January 19, 2021
By Gwendolyn V. Jenkins, President
COVID-19 has brought disruption to our lives, professionally and personally, and that disruption has challenged and inspired us to pivot, perhaps to a new direction, resolution, purpose, or goal for 2021.The challenges brought by COVID-19 should compel each of us to know that to manage a crisis you have to know how to pivot. Pivot is about the ability to adapt quickly to a new situation and still be able to make progress and succeed. The impact of COVID-19 has resulted in us having to rethink our career, our businesses, how we have to learn and new ways to build relationships and connect with others. Long story short, pivot with a purpose.
We didn’t expect such a thing as COVID-19 and that learning to cope with its impact would become a day-to-day thing. We’ve all responded the best way we could, changing our lives and lifestyles as the pandemic dictated. The basic day-to-day survival mantra has been to mask up, check our distance, and wash/sanitize our hands…all day long! For the most part, pivoting has been a knee jerk reaction of the things I just mentioned. The abundance of what we had, has dissipated; putting families in food and unemployment lines. By the fall, it’s fair to say that COVID brought many people to their wits end negatively impacting our mental health. It became very clear that we have to be very deliberate about how we’re to survive in the midst of this pandemic and hopefully thrive on the other side of it.
Things that we’ve always done the same way all of our lives suddenly needed to be done differently. We’ve pivoted from in-class learning with our peers and teachers to virtual learning; alone, in front of a computer. Suddenly, parents and guardians have had to take on the role of teacher and children have had to assimilate to being house-bound all day. The result has been strained relationships between everyone and that brings on stress. We all want things to get back to normal; kids back in school with their teachers; and parents and guardians able to return to work. However, news of the daily numbers of people testing positive and losing their battles with COVID adds to the anxiety we’ve already been experiencing about returning to any semblance of our old routines.
COVID -19 has put a damper on our favorite pastimes, like sports – as a spectator and an athlete. Professional and youth sports leagues and teams have been vigilant about the safety of players and spectators since COVID arrived. Games without fans, routine testing of players and ardent contact tracing has become the order of the day, along with hefty fines for not reporting incidents of COVID within a team organization.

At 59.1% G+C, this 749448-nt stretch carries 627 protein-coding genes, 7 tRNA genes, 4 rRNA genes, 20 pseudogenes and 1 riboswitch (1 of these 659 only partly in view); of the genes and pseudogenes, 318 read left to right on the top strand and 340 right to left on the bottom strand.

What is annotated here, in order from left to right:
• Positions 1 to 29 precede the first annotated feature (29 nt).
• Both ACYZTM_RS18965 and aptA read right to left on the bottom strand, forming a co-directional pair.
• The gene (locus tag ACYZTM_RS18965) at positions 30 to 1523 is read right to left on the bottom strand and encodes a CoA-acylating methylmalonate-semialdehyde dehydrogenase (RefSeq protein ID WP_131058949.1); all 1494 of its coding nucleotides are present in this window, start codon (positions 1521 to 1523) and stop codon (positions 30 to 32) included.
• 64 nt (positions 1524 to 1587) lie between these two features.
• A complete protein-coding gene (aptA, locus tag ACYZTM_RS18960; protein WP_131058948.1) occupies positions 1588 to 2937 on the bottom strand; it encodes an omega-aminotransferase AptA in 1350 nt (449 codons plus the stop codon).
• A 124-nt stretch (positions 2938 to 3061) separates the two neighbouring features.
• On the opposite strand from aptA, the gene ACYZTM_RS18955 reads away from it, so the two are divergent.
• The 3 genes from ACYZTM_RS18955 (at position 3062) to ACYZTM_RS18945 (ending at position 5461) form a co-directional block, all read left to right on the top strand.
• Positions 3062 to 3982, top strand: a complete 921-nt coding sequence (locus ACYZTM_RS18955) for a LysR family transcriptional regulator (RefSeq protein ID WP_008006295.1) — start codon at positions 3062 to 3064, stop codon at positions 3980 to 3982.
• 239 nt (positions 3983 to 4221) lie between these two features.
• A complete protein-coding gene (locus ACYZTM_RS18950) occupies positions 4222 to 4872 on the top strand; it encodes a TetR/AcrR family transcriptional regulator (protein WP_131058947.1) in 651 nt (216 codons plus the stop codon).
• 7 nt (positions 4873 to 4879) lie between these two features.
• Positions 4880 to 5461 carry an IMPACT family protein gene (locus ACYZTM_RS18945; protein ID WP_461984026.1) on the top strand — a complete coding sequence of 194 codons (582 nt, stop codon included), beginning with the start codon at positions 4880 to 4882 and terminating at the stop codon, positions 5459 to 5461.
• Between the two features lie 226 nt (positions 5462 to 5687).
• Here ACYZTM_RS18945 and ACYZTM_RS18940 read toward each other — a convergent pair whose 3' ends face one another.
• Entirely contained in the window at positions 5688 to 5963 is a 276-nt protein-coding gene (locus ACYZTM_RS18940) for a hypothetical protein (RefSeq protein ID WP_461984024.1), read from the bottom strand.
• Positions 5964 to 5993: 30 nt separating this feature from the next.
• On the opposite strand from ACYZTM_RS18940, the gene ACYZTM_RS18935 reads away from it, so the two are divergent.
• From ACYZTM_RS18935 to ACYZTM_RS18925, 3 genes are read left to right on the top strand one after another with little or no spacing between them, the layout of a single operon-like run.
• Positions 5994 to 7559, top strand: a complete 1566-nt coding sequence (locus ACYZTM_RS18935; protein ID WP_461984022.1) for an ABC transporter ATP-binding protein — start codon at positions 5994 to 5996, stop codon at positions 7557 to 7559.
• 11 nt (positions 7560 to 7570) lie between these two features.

The combination of stress, anxiety and fear, coupled with being physically isolated or socially distanced from others has created a mental health crisis-within-a-crisis. What began as new changes in our lives are now part of our routine and mental state. To make sure we are as mentally well as we can be, we must become familiar with the signs and symptoms that can impact our mental health; not just for ourselves, but for sons, daughters and families. A good first start to a healthy state of mind is to self-examine how you’re feeling. Ask yourself the following:
- Am I feeling regularly sad or hopeless?
- Am I using drugs and/or alcohol to cope?
- Have my sleeping habits changed dramatically?
- Has my appetite and/or weight changed?
- Has my energy level decreased?
- Am I fearful or worried more than usual?
- Are my moods extremely high or low?
- Am I having aches, headaches, or digestive problems without a clear cause?
- Am I more irritable than usual??
- Am I having suicidal thoughts?
- Am I irritable more than usual?
Be in tune to your feelings and note any behavioral changes in your friends and loved ones. To bring more stability into your life, have a routine. Try to exercise for at least 20 minutes each day; schedule time to connect with family and friends virtually; give yourself quiet time and eat healthy. Pivot with purpose for your mental health and well-being.
Keep in mind that helpful resources are as close as your phone and other digital devices. Additionally, reach out to your doctor or other healthcare or counseling professional. A great resource to look into is the National Alliance on Mental Illness (NAMI). NAMI is the nation’s leading voice on mental health, having more than 500 local affiliates in communities around the country to raise awareness and provide support and education www.nami.org.
Additionally, the NFL has partnered with several of its charitable partners to make digital education and wellness resources available for free for teachers, parents and students across the country to utilize during this unprecedented time to accommodate the need for alternate forms of learning. https://bit.ly/3smYDOk.
For information about COVID vaccines, please visit the U.S. Centers for Disease Control and Prevention (CDC) website at https://www.cdc.gov/
All the best to you and yours for continuing good health and safety and the promise that new vaccines will bring to everyone.